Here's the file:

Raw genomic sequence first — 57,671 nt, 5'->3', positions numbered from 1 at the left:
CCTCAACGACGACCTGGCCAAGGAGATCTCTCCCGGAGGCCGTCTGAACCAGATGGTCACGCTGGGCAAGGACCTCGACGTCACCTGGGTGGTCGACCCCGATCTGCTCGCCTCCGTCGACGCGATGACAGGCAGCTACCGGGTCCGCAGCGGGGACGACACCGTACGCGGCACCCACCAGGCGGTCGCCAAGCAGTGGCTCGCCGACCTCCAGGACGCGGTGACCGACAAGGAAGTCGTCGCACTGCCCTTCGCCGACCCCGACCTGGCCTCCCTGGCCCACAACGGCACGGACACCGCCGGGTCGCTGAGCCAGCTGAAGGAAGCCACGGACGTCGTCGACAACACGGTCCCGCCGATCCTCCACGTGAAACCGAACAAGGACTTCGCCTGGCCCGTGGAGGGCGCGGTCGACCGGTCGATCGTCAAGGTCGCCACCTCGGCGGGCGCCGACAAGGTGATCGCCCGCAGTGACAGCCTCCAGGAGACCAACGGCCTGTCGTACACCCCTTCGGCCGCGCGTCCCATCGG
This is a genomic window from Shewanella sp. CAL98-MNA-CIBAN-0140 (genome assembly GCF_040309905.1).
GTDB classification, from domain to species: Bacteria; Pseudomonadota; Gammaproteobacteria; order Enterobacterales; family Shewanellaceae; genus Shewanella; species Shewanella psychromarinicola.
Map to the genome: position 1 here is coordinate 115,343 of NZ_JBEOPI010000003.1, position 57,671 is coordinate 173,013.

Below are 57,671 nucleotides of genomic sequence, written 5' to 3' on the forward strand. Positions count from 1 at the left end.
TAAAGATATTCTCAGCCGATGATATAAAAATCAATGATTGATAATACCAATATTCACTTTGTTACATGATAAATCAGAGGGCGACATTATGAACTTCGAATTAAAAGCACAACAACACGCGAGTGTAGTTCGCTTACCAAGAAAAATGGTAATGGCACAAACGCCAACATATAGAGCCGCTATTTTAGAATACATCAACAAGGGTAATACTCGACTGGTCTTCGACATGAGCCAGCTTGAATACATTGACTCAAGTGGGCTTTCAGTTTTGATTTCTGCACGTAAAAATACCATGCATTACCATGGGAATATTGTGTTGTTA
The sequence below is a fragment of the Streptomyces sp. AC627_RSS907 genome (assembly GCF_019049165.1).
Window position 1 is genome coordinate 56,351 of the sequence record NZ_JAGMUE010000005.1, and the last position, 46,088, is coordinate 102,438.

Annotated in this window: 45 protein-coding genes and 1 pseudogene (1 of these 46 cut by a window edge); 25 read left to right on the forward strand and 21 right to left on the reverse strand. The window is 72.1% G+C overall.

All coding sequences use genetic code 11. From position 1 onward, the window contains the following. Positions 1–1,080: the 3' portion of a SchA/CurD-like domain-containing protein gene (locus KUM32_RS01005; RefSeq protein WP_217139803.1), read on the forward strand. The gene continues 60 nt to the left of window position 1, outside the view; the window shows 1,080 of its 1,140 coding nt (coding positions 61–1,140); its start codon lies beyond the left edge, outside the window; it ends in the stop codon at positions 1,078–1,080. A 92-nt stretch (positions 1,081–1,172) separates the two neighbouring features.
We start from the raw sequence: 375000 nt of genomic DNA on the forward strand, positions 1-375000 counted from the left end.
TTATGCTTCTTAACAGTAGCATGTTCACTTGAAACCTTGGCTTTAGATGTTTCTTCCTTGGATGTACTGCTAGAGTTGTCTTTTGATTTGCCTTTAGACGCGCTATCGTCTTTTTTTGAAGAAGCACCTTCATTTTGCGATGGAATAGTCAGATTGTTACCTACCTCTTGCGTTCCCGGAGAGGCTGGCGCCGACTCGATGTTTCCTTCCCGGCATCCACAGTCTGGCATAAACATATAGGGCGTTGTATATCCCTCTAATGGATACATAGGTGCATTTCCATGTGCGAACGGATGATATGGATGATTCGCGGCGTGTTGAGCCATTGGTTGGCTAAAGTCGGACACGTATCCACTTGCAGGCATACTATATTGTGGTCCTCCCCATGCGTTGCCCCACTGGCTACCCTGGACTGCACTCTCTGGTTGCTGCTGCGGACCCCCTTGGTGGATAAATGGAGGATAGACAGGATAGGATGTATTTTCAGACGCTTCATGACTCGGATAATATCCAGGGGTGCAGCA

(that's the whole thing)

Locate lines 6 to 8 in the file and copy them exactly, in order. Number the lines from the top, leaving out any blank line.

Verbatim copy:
Below are 57,671 nucleotides of genomic sequence, written 5' to 3' on the forward strand. Positions count from 1 at the left end.
TAAAGATATTCTCAGCCGATGATATAAAAATCAATGATTGATAATACCAATATTCACTTTGTTACATGATAAATCAGAGGGCGACATTATGAACTTCGAATTAAAAGCACAACAACACGCGAGTGTAGTTCGCTTACCAAGAAAAATGGTAATGGCACAAACGCCAACATATAGAGCCGCTATTTTAGAATACATCAACAAGGGTAATACTCGACTGGTCTTCGACATGAGCCAGCTTGAATACATTGACTCAAGTGGGCTTTCAGTTTTGATTTCTGCACGTAAAAATACCATGCATTACCATGGGAATATTGTGTTGTTA
The sequence below is a fragment of the Streptomyces sp. AC627_RSS907 genome (assembly GCF_019049165.1).